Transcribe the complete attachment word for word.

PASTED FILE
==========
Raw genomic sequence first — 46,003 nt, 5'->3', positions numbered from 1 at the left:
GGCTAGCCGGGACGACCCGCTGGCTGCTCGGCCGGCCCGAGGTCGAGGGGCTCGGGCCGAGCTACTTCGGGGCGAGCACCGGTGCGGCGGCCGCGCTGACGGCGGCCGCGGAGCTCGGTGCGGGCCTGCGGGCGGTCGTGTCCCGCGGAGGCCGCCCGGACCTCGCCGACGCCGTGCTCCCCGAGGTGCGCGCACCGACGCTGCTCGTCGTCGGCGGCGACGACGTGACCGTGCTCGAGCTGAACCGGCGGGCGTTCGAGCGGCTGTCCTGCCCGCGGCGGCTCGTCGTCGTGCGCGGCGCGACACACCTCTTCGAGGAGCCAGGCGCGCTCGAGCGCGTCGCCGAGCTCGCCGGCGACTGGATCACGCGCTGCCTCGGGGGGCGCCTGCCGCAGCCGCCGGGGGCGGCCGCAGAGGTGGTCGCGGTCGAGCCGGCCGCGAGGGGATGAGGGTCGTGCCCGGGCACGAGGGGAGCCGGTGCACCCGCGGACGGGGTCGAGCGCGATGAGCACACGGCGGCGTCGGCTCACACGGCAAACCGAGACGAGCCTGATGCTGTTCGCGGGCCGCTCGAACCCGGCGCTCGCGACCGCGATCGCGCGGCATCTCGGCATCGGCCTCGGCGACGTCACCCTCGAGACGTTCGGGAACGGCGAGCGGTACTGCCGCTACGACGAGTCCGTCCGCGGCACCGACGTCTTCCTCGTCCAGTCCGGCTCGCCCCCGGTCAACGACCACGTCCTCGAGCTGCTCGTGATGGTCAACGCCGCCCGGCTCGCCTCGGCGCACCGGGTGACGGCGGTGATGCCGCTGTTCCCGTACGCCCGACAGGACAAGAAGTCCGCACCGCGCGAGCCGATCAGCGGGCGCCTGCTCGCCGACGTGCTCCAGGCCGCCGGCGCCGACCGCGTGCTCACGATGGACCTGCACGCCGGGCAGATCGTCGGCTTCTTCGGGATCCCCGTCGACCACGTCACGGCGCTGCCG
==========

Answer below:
Raw genomic sequence first — 46,003 nt, 5'->3', positions numbered from 1 at the left:
GGCTAGCCGGGACGACCCGCTGGCTGCTCGGCCGGCCCGAGGTCGAGGGGCTCGGGCCGAGCTACTTCGGGGCGAGCACCGGTGCGGCGGCCGCGCTGACGGCGGCCGCGGAGCTCGGTGCGGGCCTGCGGGCGGTCGTGTCCCGCGGAGGCCGCCCGGACCTCGCCGACGCCGTGCTCCCCGAGGTGCGCGCACCGACGCTGCTCGTCGTCGGCGGCGACGACGTGACCGTGCTCGAGCTGAACCGGCGGGCGTTCGAGCGGCTGTCCTGCCCGCGGCGGCTCGTCGTCGTGCGCGGCGCGACACACCTCTTCGAGGAGCCAGGCGCGCTCGAGCGCGTCGCCGAGCTCGCCGGCGACTGGATCACGCGCTGCCTCGGGGGGCGCCTGCCGCAGCCGCCGGGGGCGGCCGCAGAGGTGGTCGCGGTCGAGCCGGCCGCGAGGGGATGAGGGTCGTGCCCGGGCACGAGGGGAGCCGGTGCACCCGCGGACGGGGTCGAGCGCGATGAGCACACGGCGGCGTCGGCTCACACGGCAAACCGAGACGAGCCTGATGCTGTTCGCGGGCCGCTCGAACCCGGCGCTCGCGACCGCGATCGCGCGGCATCTCGGCATCGGCCTCGGCGACGTCACCCTCGAGACGTTCGGGAACGGCGAGCGGTACTGCCGCTACGACGAGTCCGTCCGCGGCACCGACGTCTTCCTCGTCCAGTCCGGCTCGCCCCCGGTCAACGACCACGTCCTCGAGCTGCTCGTGATGGTCAACGCCGCCCGGCTCGCCTCGGCGCACCGGGTGACGGCGGTGATGCCGCTGTTCCCGTACGCCCGACAGGACAAGAAGTCCGCACCGCGCGAGCCGATCAGCGGGCGCCTGCTCGCCGACGTGCTCCAGGCCGCCGGCGCCGACCGCGTGCTCACGATGGACCTGCACGCCGGGCAGATCGTCGGCTTCTTCGGGATCCCCGTCGACCACGTCACGGCGCTGCCG